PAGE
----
I’m not entirely sure that the dog was looking forward to going out this morning though…

Advent Calendar

I have to admit that Christmas is approaching – despite my lack of present-buying, card-writing etc to date.  The advent calendar has come down from the loft and, as happens every year, we are going to have to buy more chocolate coins to put in the pockets.  Every year we buy a bag of coins here and a pack of chocolate Santas there but still there are never enough for 24 pockets x 3 people.

Warm and toasty

My first project using a batt I created is now finished:

I made three batts of various orange/rust/gold/brown shades of merino blended with some copper coloured trilobal nylon.  Each batt has a slightly different style – one was layered, one was randomly blended and the other graduated from dark to light across the batt.  Each batt became a single and resulted in a worsted-ish three ply yarn. 

The colours lent themselves well to the Candle Flame cowl ( – I managed to complete two and a half repeats of the pattern and squish in a couple of purl rows and end up with a yard or two of yarn left over – result!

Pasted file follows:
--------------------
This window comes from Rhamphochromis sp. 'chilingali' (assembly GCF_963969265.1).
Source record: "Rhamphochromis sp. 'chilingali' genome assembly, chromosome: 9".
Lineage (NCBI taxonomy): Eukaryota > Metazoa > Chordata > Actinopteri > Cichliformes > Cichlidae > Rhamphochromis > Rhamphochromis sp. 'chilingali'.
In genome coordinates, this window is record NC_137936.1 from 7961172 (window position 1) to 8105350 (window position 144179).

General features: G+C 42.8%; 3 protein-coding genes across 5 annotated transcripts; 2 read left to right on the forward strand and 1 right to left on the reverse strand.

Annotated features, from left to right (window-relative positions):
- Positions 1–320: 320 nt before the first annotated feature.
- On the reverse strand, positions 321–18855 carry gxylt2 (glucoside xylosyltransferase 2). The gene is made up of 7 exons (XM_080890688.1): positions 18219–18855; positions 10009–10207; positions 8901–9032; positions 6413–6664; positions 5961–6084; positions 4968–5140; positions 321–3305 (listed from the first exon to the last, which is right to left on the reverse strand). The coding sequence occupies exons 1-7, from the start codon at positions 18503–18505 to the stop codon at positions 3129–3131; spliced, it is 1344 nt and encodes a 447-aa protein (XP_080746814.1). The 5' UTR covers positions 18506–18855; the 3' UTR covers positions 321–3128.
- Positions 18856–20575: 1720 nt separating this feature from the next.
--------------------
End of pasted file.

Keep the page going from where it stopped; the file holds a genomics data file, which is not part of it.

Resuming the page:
Cranford Mitts

They are complete…

The thumb construction is deviously clever – instead of increasing to make the extra stitches you just stop decreasing within the pattern.  These are a gift for someone, but I think I’ll make another pair for me!

p/hopping with Cranfords

If the title makes no sense, read on…  ‘p/hopping’ was new to me, but is a simple enough idea – you give money (p is for pennies) for the hours of pleasure that you get from something knitting-related.  p/hop acts as an official knitting fundraiser for Medecins Sans Frontieres (MSF)/ Doctors Without Borders.  You can donate just because it’s a good cause, or you can donate as much as you want to in return for using one of the many patterns available on the p/hop website:

During November, a knit-a-long is taking place using the Cranford Mitts pattern.  I was planning to use some of the tealicious yarn I spun from one of the many batts I’d created, but I want some purple contrast yarn for the cuffs and I haven’t quite got round to that yet.  Instead, I decided to use some lovely sparkly yarn in shades of pink that I made back in the summer using fibre from – it was one of the nicest bits of fibre I’ve ever had the pleasure of spinning.  So far, so good:


Elegantly Wasted…

The quest to put more and more fibre through my carder is continuing.  I began to worry that I might not have enough fibre to keep me going.   (I ignored the boxes of stashed away stuff.  Variety is what I was after…)  In need of an instant fix I ordered a 500g mixed waste bag from World of Wool